Most private foundations in the United States were established with funds from individuals. Private independent foundations are governed by a board of directors, may employ professional staff to manage grant making, and are guided by a strategic plan that reflects the donor’s interest.

Foundation grants are funded primarily through the earnings on a foundation’s invested assets. This means the performance of the markets affects the amount of money available for making grants. By law, a foundation is required to give away 5% of its assets annually.

Family foundations carry the same funding distribution requirements as independent foundations but are governed by the donor, the donor’s will, or family members whose personal interests shape the grant-making agenda. Since funding decisions are made by the donor or family, approaches to family foundations are similar to approaches to individual donors.

A corporate foundation derives its grant-making funds primarily from the contributions of a profit-making business. The company-sponsored foundation often maintains close ties with the donor company, but it is a separate legal organization, sometimes with its own endowment, and is subject to the same rules and regulations as other private foundations. Corporate Relations has two offices, one serving the Danforth Campus and one serving the School of Medicine.

Operating foundations, public charities, and community foundations require strategies different from those described here for private, independent foundations.

Private foundation grant-making 

Compared to federal agencies, seeking funding from private foundations generally differs in several respects:

  • Proposals and budgets may be shorter
  • Proposals may not be peer-reviewed
  • Writing may need to be less technical
  • Presubmission dialogue can be helpful but is not always possible
  • Guidelines and criteria can be less transparent
  • Formal feedback on declined proposals is rare
  • Grant-making budgets are limited by foundations’ investment performance and/or prior multiyear commitments
The end and the means of grant-making

There are foundations that seek to advance an academic field, the careers of its best scholars, or its students. The objectives at many other foundations, however, are to more immediately advance real-world solutions to important societal issues. There is increasing demand by foundations for research universities to convey the applied outcomes or even direct-service components of proposals.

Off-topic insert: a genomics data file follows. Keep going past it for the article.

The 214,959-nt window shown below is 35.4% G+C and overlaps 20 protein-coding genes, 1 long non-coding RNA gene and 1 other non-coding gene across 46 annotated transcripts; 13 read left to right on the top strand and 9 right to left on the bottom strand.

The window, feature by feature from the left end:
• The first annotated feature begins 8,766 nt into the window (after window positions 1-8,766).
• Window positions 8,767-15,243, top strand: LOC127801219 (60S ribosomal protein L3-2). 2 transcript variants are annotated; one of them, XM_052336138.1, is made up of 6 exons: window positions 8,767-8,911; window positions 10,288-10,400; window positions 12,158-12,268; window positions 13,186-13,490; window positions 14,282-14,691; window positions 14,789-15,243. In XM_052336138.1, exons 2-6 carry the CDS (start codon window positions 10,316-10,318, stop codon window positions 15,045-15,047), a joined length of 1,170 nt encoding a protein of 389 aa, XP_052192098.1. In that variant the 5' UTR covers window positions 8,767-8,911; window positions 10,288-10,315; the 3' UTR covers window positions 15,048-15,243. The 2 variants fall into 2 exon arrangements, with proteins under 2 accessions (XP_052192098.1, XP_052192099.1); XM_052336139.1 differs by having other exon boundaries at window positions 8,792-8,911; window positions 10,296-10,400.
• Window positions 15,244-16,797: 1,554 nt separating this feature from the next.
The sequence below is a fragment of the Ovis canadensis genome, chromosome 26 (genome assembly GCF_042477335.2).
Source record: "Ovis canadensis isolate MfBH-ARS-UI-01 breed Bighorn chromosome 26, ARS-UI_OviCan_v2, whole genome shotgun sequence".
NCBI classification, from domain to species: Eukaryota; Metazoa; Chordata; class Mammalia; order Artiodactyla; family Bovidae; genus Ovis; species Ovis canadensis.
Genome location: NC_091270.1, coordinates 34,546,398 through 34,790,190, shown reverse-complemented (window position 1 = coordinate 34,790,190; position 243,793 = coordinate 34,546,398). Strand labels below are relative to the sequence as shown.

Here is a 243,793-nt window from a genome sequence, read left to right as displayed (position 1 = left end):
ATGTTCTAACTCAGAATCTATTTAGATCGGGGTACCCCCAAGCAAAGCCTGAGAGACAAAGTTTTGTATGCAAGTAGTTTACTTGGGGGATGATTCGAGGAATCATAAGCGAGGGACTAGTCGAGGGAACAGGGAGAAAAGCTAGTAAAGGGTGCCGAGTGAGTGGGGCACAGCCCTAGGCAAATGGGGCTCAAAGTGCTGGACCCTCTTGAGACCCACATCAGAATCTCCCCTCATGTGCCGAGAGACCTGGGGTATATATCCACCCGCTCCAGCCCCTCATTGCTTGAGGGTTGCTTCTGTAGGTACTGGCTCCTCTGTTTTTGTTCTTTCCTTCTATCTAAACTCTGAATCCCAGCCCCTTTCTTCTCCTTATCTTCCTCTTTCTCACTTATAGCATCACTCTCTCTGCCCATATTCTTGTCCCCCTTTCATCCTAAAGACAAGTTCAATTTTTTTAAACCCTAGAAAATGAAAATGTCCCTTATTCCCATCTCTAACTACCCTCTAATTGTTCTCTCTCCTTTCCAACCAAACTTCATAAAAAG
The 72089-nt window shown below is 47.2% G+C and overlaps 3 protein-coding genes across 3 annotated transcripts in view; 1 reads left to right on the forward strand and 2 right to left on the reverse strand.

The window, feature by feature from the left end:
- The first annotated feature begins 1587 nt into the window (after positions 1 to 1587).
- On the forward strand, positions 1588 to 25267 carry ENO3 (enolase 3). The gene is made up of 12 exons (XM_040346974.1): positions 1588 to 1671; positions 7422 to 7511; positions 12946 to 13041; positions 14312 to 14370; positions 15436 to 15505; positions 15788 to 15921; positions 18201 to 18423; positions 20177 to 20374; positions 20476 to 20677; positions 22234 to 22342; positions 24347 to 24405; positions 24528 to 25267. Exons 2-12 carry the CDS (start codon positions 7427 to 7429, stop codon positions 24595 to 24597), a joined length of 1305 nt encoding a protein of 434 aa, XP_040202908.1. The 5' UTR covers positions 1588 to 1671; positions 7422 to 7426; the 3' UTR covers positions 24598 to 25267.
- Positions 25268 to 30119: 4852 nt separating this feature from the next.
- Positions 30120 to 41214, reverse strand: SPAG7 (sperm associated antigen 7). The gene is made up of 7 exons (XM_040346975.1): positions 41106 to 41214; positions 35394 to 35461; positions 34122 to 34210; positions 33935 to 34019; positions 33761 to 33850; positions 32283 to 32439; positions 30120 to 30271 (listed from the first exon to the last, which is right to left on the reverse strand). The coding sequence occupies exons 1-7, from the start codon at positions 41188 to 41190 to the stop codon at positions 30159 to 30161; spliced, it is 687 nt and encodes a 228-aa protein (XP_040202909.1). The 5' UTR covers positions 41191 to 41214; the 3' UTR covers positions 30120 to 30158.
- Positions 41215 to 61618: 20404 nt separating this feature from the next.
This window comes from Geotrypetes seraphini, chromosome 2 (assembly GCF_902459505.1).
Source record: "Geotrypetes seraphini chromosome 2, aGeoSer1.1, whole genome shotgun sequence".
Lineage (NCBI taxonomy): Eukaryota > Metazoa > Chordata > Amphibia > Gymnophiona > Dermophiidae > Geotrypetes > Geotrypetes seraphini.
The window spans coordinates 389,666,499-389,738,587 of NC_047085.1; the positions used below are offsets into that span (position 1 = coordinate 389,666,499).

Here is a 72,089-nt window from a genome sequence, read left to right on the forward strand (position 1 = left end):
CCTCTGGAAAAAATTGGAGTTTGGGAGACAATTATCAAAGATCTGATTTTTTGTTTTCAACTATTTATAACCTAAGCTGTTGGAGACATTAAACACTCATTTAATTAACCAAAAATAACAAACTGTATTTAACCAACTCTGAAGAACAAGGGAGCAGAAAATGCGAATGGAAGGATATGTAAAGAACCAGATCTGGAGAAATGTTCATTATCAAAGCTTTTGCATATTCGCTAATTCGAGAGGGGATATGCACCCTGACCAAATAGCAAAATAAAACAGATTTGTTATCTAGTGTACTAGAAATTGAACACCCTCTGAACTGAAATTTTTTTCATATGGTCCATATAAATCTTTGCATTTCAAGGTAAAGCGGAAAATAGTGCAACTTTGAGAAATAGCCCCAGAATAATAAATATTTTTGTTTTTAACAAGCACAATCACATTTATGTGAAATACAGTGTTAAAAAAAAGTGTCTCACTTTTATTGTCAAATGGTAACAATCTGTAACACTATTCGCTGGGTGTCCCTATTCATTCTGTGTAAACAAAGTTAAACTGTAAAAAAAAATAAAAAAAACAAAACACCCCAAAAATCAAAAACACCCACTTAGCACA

Large foundations are staffed by individuals with doctorates (though final funding decisions are made by the board). They welcome innovative approaches to the issues their programs address. In some cases, the foundation may have identified types of solutions or methodologies it believes are required or offer the most promise.

Structure: Multiple buckets of money

Most large foundations operate multiple, distinct grant programs, each with its own budget and staff responsible for inviting, reviewing, and recommending proposals for funding. Each grant program is dedicated to a broad discipline or issue but will generally target its grant-making to precise dimensions of that issue. Separate proposals to different grant programs often are allowed by a foundation, making multiple grants to the university possible. Smaller foundations more often will make only one grant at a time to the university.


Each foundation is distinct. A foundation’s culture can be traced to its founder, history, leadership, and mission. The resulting culture may manifest itself in the foundation’s political, geographic, topical, and ideological preferences.


The training and career of a foundation president can influence what issues are emphasized and what methodologies are preferred.

Transitional targets

Past giving can be an indicator of foundations’ grant-making preferences. However, changes in leadership and/or new strategic planning are not uncommon and can produce less clarity on the direction of grant-making for foundation staff and grant seekers alike.

Guidelines and criteria

Generally, foundations have two means of inviting proposals: open submissions and requests for proposals (RFPs).

Websites contain guidelines and deadlines, if any, for each grant program. The published guidelines often are broad and may not reflect the specific current or upcoming criteria sought in proposals. Having an advance discussion or seeking feedback on a short concept paper can provide more clarity.

RFPs offer more specific proposal guidelines, criteria, budget ranges, and deadlines. An internal competition is held when the university is invited or allowed to submit a limited number of applications.

Other limitations

Some foundations have preferences, or restrictions, that guide grant-making. These can be related to geography, budgets, indirect costs (overhead), collaborations, tenure, institutional commitment, or funding from other sources for the project. If a foundation states that it does not accept unsolicited proposals, consult with our office to identify the best course of action.